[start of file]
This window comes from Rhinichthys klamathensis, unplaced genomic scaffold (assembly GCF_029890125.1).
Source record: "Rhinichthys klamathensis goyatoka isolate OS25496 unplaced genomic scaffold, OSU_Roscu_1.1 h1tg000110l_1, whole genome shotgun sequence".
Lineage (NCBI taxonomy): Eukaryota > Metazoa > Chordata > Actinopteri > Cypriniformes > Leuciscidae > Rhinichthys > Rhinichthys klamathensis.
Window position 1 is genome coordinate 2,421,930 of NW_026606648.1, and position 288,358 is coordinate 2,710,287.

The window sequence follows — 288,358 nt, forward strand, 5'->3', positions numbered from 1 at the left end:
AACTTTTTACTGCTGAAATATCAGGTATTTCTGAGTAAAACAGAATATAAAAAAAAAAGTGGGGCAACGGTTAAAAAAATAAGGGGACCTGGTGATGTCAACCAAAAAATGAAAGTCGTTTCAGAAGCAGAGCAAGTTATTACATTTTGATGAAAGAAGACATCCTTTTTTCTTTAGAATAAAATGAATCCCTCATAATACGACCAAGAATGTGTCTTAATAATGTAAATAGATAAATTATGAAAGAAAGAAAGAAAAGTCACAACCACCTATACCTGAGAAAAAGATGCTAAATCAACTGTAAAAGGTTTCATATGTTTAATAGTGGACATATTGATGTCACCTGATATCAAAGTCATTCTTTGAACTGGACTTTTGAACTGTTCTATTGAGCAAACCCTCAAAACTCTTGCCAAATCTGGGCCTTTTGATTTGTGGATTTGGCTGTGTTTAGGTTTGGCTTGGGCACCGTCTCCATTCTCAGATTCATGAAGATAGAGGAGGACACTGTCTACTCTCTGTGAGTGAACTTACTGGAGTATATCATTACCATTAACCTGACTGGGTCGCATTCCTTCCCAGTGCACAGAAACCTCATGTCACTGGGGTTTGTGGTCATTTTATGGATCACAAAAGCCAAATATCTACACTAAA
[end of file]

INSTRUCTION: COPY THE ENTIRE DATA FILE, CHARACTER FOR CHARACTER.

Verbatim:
This window comes from Rhinichthys klamathensis, unplaced genomic scaffold (assembly GCF_029890125.1).
Source record: "Rhinichthys klamathensis goyatoka isolate OS25496 unplaced genomic scaffold, OSU_Roscu_1.1 h1tg000110l_1, whole genome shotgun sequence".
Lineage (NCBI taxonomy): Eukaryota > Metazoa > Chordata > Actinopteri > Cypriniformes > Leuciscidae > Rhinichthys > Rhinichthys klamathensis.
Window position 1 is genome coordinate 2,421,930 of NW_026606648.1, and position 288,358 is coordinate 2,710,287.

The window sequence follows — 288,358 nt, forward strand, 5'->3', positions numbered from 1 at the left end:
AACTTTTTACTGCTGAAATATCAGGTATTTCTGAGTAAAACAGAATATAAAAAAAAAAGTGGGGCAACGGTTAAAAAAATAAGGGGACCTGGTGATGTCAACCAAAAAATGAAAGTCGTTTCAGAAGCAGAGCAAGTTATTACATTTTGATGAAAGAAGACATCCTTTTTTCTTTAGAATAAAATGAATCCCTCATAATACGACCAAGAATGTGTCTTAATAATGTAAATAGATAAATTATGAAAGAAAGAAAGAAAAGTCACAACCACCTATACCTGAGAAAAAGATGCTAAATCAACTGTAAAAGGTTTCATATGTTTAATAGTGGACATATTGATGTCACCTGATATCAAAGTCATTCTTTGAACTGGACTTTTGAACTGTTCTATTGAGCAAACCCTCAAAACTCTTGCCAAATCTGGGCCTTTTGATTTGTGGATTTGGCTGTGTTTAGGTTTGGCTTGGGCACCGTCTCCATTCTCAGATTCATGAAGATAGAGGAGGACACTGTCTACTCTCTGTGAGTGAACTTACTGGAGTATATCATTACCATTAACCTGACTGGGTCGCATTCCTTCCCAGTGCACAGAAACCTCATGTCACTGGGGTTTGTGGTCATTTTATGGATCACAAAAGCCAAATATCTACACTAAA